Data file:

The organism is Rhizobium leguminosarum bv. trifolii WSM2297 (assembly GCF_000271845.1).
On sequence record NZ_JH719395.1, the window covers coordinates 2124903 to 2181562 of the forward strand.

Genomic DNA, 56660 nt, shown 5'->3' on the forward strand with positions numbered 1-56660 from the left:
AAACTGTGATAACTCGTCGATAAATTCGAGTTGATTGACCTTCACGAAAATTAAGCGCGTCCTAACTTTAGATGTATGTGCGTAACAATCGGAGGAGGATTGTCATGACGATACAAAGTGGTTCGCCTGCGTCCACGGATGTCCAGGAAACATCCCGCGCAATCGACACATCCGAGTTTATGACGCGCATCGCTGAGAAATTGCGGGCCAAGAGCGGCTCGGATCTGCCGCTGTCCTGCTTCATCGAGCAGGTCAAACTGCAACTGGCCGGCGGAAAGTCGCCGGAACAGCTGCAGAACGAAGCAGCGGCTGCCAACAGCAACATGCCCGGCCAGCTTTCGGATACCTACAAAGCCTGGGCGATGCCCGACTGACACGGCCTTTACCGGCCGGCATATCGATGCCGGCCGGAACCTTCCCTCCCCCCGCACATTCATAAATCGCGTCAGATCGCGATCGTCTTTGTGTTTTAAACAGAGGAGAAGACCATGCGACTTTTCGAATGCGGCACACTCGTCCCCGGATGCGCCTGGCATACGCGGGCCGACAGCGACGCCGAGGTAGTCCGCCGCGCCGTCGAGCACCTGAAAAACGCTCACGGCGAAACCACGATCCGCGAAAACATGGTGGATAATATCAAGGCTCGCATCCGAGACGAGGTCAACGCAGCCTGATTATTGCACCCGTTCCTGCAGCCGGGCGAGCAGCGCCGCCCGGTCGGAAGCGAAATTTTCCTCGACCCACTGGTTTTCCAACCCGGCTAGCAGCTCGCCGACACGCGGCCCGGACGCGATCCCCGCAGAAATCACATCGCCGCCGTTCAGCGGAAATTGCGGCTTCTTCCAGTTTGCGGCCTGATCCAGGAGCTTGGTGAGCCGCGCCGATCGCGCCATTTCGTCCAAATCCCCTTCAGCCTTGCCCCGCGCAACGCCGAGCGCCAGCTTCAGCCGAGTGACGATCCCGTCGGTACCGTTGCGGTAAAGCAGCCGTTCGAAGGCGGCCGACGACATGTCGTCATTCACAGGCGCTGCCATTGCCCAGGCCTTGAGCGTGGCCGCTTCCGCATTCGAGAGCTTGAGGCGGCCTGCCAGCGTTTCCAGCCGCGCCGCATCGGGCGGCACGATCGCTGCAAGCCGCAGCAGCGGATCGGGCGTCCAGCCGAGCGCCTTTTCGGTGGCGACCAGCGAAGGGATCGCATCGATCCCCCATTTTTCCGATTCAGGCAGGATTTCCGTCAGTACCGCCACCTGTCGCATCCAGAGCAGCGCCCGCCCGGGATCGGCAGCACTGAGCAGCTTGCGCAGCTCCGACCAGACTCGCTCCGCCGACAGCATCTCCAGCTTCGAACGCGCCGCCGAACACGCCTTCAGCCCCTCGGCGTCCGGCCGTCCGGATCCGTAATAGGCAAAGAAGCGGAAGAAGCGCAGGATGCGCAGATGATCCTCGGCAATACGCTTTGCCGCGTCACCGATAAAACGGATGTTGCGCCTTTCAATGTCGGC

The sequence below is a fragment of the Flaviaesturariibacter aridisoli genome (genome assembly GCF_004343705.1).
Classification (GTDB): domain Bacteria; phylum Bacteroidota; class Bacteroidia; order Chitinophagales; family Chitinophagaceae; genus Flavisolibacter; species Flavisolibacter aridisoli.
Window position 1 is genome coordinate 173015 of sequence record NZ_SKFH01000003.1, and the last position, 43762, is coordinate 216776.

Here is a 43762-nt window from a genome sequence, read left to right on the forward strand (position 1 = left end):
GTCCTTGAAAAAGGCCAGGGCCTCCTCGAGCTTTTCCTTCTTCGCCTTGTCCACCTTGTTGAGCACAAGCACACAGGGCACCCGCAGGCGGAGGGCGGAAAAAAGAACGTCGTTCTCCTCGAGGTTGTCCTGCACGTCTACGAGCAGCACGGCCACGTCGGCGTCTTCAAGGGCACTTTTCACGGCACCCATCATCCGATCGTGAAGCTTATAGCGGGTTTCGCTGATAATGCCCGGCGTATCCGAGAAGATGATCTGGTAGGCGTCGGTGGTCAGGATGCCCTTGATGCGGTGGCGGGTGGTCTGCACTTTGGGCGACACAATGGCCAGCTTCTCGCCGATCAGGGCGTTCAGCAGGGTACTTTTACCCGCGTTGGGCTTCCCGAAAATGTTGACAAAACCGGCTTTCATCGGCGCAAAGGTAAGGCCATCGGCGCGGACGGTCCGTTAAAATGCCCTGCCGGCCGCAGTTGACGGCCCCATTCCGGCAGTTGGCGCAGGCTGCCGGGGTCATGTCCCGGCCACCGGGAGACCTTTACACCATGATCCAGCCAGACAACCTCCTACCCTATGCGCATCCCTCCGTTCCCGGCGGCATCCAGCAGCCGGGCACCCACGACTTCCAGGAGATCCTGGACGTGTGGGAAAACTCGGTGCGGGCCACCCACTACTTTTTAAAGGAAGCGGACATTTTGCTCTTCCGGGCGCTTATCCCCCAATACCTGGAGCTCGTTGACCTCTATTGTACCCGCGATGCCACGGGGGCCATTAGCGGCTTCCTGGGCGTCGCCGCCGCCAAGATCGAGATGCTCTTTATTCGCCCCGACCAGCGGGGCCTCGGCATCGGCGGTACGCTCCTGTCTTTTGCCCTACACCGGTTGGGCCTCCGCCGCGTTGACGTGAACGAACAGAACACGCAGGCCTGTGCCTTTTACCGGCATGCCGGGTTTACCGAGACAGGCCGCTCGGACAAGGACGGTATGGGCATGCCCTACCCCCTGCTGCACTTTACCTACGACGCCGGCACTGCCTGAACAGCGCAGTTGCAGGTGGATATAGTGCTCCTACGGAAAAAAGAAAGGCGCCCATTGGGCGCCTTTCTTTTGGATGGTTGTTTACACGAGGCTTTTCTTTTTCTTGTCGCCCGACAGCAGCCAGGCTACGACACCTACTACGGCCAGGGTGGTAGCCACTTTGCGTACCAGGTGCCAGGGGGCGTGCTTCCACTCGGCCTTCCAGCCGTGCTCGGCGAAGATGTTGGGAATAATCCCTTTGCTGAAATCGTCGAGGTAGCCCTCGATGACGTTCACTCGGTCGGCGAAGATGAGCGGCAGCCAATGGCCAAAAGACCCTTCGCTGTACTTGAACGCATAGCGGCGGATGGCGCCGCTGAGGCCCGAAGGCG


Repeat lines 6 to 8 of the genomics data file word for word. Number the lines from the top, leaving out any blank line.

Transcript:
Classification (GTDB): domain Bacteria; phylum Bacteroidota; class Bacteroidia; order Chitinophagales; family Chitinophagaceae; genus Flavisolibacter; species Flavisolibacter aridisoli.
Window position 1 is genome coordinate 173015 of sequence record NZ_SKFH01000003.1, and the last position, 43762, is coordinate 216776.

Here is a 43762-nt window from a genome sequence, read left to right on the forward strand (position 1 = left end):